Handling the Tooth

My fascination with dachshunds began when I was a toddler.  As my mother tells it, I watched Disney’s The Ugly Dachshund.  Although it’s about a great dane who thinks he’s a dachshund, my two-year-old self thought the dachshunds stole the show.  “I want one of those dogs!” I insisted, and nothing else would do.

They got me a tiny red female shorthair named Jessie, who my mother trained to say her prayers with me every night.  “Let’s say our prayers, Jessie,” prompted the little dog to fold her front paws one over the other and stick her little nose between them, as if to bow her head.

Honestly, I don’t remember Jessie saying her prayers or sleeping with me or even watching movies with me.  What I do remember is seeing her wander into the street and get hit by a motorcycle.  I remember watching her struggle for breath.  And I remember seeing my dad walking back to the house carrying a shovel and a bath towel, his head down and shoulders slumped.  Somewhere in all of that, I decided that in my life, whenever possible, I would always have and would always take care of dachshunds.

I got to thinking today about how much money that decision has cost me.

There are the big expenses, of course, like the time Laverne went head to head with a copperhead and ended up in the puppy emergency room after hours.  She was fine after the vet administered a $500 shot of Benadryl.  The silver lining in that cloud was that we learned dachshunds have some sort of  superhero copperhead anti-venom in their blood.  A copperhead bite, in other words, will only cause them to swell up and foam at the mouth.  It won’t kill them.

I’ve paid thousands to install Invisible Fences at my last three homes.  Then there was the expensive speeding ticket I couldn’t talk my way out of because the dachshunds were barking ferociously and lunging at the cop. And I don’t even want to talk about how much it cost me to board them for the ten days they were under Henry County, Georgia, “house arrest” for biting a tax assessor.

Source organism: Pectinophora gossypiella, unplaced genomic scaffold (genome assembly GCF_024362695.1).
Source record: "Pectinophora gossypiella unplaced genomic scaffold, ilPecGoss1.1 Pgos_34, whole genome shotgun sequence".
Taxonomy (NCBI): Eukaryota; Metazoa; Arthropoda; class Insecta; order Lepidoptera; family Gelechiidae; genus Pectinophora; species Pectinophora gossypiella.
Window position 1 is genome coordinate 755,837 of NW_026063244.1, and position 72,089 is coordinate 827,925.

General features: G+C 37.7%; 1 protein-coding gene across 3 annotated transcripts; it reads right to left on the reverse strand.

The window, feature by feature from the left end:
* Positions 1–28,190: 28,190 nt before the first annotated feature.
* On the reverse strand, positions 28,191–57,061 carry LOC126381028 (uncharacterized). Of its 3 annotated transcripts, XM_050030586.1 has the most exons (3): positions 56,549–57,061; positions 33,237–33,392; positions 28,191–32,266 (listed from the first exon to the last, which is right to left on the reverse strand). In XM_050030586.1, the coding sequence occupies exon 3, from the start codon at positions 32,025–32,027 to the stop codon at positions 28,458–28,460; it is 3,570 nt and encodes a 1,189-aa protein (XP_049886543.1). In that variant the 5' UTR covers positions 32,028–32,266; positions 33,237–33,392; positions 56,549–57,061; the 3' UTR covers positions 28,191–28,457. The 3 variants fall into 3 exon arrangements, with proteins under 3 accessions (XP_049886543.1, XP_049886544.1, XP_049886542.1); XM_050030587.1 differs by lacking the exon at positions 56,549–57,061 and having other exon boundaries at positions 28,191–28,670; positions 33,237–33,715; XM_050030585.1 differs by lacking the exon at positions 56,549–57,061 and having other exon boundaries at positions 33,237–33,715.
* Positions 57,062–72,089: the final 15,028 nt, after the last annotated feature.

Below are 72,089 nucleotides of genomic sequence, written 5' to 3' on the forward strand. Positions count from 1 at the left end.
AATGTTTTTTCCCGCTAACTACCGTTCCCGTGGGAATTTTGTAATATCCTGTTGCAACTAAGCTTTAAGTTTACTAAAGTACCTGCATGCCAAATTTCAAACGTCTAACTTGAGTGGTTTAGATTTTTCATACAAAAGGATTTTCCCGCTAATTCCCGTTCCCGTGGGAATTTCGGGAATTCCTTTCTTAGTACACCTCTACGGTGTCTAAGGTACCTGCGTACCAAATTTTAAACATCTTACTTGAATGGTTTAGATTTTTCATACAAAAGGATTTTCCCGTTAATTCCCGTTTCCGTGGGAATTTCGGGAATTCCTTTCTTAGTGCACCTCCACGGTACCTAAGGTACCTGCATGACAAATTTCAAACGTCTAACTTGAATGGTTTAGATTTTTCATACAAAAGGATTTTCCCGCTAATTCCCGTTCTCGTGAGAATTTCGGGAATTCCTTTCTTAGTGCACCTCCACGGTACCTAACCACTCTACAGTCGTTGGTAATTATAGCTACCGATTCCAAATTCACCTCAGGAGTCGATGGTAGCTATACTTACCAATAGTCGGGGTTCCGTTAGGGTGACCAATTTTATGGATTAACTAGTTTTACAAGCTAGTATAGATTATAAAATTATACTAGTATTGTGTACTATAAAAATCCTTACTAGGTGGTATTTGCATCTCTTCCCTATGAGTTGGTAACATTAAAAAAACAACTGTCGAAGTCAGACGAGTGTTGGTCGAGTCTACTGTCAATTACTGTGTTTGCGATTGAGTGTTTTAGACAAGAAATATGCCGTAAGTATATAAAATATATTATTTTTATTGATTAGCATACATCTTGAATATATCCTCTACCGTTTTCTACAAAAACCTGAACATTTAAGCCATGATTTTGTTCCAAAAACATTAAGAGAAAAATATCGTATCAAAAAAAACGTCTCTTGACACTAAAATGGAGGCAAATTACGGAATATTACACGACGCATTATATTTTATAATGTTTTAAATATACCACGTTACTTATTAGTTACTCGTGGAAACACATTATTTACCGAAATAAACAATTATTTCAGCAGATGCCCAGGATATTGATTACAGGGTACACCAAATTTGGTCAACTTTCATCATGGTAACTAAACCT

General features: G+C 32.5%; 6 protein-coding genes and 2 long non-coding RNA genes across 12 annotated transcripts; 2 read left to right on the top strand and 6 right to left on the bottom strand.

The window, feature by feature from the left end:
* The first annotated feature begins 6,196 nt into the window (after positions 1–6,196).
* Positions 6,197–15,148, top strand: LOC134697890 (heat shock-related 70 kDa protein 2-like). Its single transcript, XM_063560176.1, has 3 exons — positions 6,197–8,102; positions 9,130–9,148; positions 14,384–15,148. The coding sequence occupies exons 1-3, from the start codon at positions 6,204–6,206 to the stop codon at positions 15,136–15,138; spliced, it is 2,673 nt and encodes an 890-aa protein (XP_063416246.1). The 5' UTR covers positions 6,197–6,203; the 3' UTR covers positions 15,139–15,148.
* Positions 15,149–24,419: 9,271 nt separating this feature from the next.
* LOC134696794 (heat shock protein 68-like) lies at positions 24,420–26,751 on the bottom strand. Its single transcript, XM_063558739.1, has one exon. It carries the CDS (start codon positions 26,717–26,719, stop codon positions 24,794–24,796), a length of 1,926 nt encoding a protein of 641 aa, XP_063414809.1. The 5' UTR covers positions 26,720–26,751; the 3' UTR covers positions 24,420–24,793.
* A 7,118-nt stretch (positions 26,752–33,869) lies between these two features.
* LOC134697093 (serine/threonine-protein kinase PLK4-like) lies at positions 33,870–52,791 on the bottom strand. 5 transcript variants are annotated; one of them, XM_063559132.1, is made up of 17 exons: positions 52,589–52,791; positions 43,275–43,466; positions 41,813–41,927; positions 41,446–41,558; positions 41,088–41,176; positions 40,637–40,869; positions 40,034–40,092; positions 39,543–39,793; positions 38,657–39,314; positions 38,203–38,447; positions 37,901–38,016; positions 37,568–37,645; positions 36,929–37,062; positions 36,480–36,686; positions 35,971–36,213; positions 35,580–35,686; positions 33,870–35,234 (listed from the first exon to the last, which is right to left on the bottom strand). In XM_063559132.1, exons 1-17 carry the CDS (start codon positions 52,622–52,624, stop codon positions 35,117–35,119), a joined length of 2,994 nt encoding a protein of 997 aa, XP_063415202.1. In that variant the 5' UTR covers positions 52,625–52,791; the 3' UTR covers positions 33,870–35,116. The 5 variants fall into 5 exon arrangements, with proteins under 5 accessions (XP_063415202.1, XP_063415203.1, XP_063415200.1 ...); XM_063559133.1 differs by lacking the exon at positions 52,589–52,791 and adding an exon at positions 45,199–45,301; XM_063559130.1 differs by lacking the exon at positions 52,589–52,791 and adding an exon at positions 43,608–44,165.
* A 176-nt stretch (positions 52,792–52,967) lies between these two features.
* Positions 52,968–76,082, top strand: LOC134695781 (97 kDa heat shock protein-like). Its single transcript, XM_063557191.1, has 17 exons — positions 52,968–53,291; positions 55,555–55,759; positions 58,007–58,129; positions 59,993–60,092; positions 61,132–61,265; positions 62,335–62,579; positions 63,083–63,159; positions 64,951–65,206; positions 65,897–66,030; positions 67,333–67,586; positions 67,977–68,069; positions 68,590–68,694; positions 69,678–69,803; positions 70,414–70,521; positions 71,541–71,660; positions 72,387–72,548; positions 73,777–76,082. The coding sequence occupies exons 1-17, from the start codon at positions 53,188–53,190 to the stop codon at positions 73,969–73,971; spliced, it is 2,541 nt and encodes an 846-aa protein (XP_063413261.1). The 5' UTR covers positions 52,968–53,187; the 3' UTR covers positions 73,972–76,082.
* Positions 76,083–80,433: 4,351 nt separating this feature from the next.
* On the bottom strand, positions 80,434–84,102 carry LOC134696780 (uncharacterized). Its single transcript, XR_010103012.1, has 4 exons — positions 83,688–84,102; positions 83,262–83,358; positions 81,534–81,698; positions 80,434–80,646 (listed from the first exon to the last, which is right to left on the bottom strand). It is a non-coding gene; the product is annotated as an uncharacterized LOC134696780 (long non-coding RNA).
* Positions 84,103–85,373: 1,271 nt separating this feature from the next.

The costs were mounting as I added up the everyday expenses, like vet bills, dog food, and Shirley’s thyroid medication.   And I had to pay $75 to get Laverne’s ear stapled back together her last fight with Shirley.

I don’t begrudge my dachshunds most of the money I’ve spent on their well-being.  I signed up for it, and they repay me with affection and appreciation.  And regular looks that say, “Bite me.”

There is one canine expense that makes me rabid — the doggie dentist bill.  It costs more to have my dogs’ teeth cleaned than it does to have mine cleaned, even without dental insurance.   In addition, I once paid several hundred dollars to have a stick removed from Shirley’s mouth after it got stuck and the tissue in her mouth began to grow around it.

During Shirley’s last checkup, the veterinarian looked in her mouth and gave me the same speech the dentist did when my daughter was three, something along the lines of, “Your child has a cavity because you don’t brush her teeth for her.”

I’d rather read Snooki’s book than try to brush a dachshund’s teeth, so I scheduled a dental cleaning for her the next morning.  When I picked her up that afternoon, the receptionist handed me a little bag with four tiny teeth in it, the bad ones that had to be extracted.  “Some people want to keep their dog’s teeth when they lose them,” she explained.

“Why?  Is there a tooth fairy for dogs?”  I joked.

“That’s $300 for the cleaning,” the receptionist said.

I handed her my American Express card and said, “I think I just answered my own question.”

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